UCLA biobank study reveals disease risk, health care use among LA’s diverse population

Better understanding of shared genetic ancestry could lead to more targeted treatments
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(Reed Hutchinson/UCLA)

A new study of UCLA Health’s large genetic biobank is giving researchers new insights into the disease risks faced by the region’s diverse communities and their access to health care. The effort, published in Nature Medicine, may prove useful in developing personalized medicine and treatment approaches to groups often overlooked by the medical system.

UCLA Health researchers identified 376 population clusters based on shared genetic ancestry by leveraging information from nearly 36,000 patients enrolled in the UCLA ATLAS Precision Health Biobank. The ATLAS biobank, one of the world’s most diverse genetic repositories, links de-identified electronic health records from consenting UCLA Health patients with information about their genetic makeup obtained from donated biological samples. Using a machine-learning algorithm, researchers were able to identify groups linked by common genetic ancestry, including some that aren’t commonly studied in medicine like Iranian Jews and Lebanese Christians.

Researchers found substantial differences in the rates of diagnoses, hospital utilization, and genetic disease among the clusters. The findings underscore the limitations of the health care system’s frequent reliance on broad self-reported race and ethnicity data to assess patients’ risk of developing disease, and the findings also support expanding genetic screening to more groups, the researchers said.

Notably, however, shared genetic ancestry is just one factor to consider when trying to understand a population’s disease risk. While people with shared genetic ancestry may share genetic risk for disease, they may also share an environment – including structural factors like discrimination – that could influence their disease risk and how they interact with the health care system.

“The combination of your genetic risk and your environmental risk are the two most important things in determining whether you get a disease. It’s best for your doctor to have the best understanding of exactly what populations you might be coming from in order to assess things like disease risk or the need for genetic testing,” said lead author Christa Caggiano, a PhD student in the lab of Noah Zaitlen, a professor of computational medicine and neurology at UCLA Health who is also the study’s corresponding author.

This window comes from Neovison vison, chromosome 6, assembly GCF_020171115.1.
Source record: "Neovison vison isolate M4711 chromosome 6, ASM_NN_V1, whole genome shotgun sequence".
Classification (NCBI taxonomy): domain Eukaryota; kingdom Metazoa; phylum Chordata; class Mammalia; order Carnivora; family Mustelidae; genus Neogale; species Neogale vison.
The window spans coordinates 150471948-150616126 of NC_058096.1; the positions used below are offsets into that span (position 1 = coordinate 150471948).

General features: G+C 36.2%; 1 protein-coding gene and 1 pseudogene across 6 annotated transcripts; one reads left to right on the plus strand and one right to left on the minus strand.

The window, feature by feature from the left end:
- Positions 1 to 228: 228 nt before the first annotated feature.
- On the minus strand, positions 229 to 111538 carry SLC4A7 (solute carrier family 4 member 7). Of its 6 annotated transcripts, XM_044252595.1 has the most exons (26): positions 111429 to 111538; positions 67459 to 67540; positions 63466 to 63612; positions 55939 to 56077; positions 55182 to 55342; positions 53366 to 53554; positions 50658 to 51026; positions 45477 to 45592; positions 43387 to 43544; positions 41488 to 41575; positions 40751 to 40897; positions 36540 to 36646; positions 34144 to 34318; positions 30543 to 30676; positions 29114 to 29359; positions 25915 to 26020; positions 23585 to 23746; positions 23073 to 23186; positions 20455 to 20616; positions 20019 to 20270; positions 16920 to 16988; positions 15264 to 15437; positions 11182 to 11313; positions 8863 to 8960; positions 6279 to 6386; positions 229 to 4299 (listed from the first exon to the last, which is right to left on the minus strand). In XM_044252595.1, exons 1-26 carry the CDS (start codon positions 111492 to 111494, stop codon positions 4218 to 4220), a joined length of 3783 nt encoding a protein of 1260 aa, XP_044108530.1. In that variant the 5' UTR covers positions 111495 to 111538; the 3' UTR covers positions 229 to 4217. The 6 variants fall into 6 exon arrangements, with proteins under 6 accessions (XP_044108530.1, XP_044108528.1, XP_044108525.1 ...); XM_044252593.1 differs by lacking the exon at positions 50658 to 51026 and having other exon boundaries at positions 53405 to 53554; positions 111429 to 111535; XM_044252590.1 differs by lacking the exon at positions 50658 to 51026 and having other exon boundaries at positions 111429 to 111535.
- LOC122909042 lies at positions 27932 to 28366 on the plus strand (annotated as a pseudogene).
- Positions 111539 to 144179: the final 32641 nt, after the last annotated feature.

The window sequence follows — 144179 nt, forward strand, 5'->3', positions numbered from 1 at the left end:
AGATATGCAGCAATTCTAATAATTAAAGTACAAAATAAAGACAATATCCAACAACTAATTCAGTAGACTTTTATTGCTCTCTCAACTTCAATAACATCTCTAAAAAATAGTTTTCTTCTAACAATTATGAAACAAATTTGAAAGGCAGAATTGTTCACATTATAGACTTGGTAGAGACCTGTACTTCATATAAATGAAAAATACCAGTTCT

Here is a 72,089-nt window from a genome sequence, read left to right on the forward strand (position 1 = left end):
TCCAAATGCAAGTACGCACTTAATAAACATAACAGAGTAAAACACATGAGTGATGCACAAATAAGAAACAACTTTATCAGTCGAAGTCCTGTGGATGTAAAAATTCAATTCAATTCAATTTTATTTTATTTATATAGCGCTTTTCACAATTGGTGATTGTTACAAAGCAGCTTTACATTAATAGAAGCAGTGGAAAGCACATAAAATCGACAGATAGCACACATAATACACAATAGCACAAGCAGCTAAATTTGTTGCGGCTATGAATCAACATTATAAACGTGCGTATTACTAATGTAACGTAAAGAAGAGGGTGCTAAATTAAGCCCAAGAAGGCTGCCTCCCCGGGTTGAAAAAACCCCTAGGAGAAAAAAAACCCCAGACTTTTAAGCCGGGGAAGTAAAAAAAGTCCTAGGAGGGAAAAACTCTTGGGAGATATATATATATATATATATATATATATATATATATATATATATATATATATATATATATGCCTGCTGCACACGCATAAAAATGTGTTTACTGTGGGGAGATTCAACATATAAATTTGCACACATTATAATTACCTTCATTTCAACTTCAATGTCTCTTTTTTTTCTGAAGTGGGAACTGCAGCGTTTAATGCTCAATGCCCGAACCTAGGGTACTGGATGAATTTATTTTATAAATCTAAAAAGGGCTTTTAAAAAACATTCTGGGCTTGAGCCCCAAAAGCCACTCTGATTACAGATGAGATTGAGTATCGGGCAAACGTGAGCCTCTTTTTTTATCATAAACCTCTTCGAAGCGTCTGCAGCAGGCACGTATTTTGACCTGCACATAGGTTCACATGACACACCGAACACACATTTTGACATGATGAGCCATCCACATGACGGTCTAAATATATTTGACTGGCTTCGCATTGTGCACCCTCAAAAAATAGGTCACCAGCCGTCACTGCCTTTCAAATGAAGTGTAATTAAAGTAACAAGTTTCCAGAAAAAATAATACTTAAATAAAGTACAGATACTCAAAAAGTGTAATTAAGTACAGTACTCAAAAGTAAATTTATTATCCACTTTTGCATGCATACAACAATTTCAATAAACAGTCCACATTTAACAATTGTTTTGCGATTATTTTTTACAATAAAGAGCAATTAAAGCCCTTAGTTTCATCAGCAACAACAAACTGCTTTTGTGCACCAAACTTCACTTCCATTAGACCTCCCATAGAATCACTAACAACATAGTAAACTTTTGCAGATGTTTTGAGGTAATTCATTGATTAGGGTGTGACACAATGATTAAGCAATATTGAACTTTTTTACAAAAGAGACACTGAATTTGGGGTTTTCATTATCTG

Included in the researchers’ findings:

  • There was a great amount of genetic diversity within Mexican and Central American patients, which was partly explained by individual patients having different indigenous groups as ancestors. Researchers identified several subclusters of Mexican patients, which correlated with geographic region of Mexico and Guatemala. Only the Guatemalan subcluster was associated with pregnancy complications, while the Central Mexican subcluster was more prone to nutritional deficiencies. The finding provides further evidence that the health system’s usual practice of grouping patients by Hispanic and Latino is overly broad.
  • Researchers also examined specific genetic mutations associated with diseases. While sickle cell disease is widely known to be associated with African ancestry, researchers also found genetic variants implicated in sickle cell disease and thalassemia, another genetic blood disorder, that were at higher frequencies in the Chinese ancestry cluster. Although previous research has indicated this cluster is at higher risk of such blood diseases, the new finding reinforces how this group may benefit from genetic screening that isn’t widely available.
  • Other findings revealed how communities across the region access care. For instance, researchers found higher rates of people of Iranian Jewish descent being diagnosed with adjustment disorder, a psychiatric disorder not commonly coded for in medical records. Digging deeper, the researchers found the diagnoses were connected with a single medical center, indicating how social forces strongly affect care.

The researchers also created a website, ibd.la, to allow people to search through the data themselves. Caggiano said the website could be of interest to a patient curious about disease risk in their ethnic group or for a researcher working with a specific community.

Other authors include Joel Mefford, Ella Petter, Alec Chiu, Defne Ercelen, Rosemary He, Daniel Tward, Kimberly C. Paul, Timothy S. Chang, Bogdan Pasaniuc, Eimear E. Kenny, Brunilda Balliu, Valerie A. Arboleda and Gillian Belbin, all of UCLA; Arya Boudaie, Ruhollah Shemirani, Jonathan A. Shortt and Christopher R. Gignoux.

C.C. was supported by NIH F31NS122538. C.C., N.Z., D.E., and E.P. were supported by NIH grants R01CA227237, R01ES029929, R01MH122688, U01HG009080, R01HL155024, R01HL151152. R01GM142112 and R01HG006399. C.R.G. is supported by NIH grants R01HL151152 and R01HG010297. JAS and CRG are supported by NIH grant U01HG011715. N.Z., E.K., C.G., V.A., G.B. were supported by NIH grant R01HG011345. A.C. was supported by NIH grant T32HG002536 and NSF DGE-1829071. V.A. was supported by NIH grant DP5OD024579. 

CRG owns stock in 23andMe, Inc. EEK has received personal fees from Regeneron Pharmaceuticals, 23&Me, Allelica, and Illumina; has received research funding from Allelica; and serves on the advisory boards for Encompass Biosciences, Overtone, and Galateo Bio. All other authors declare no competing interests.

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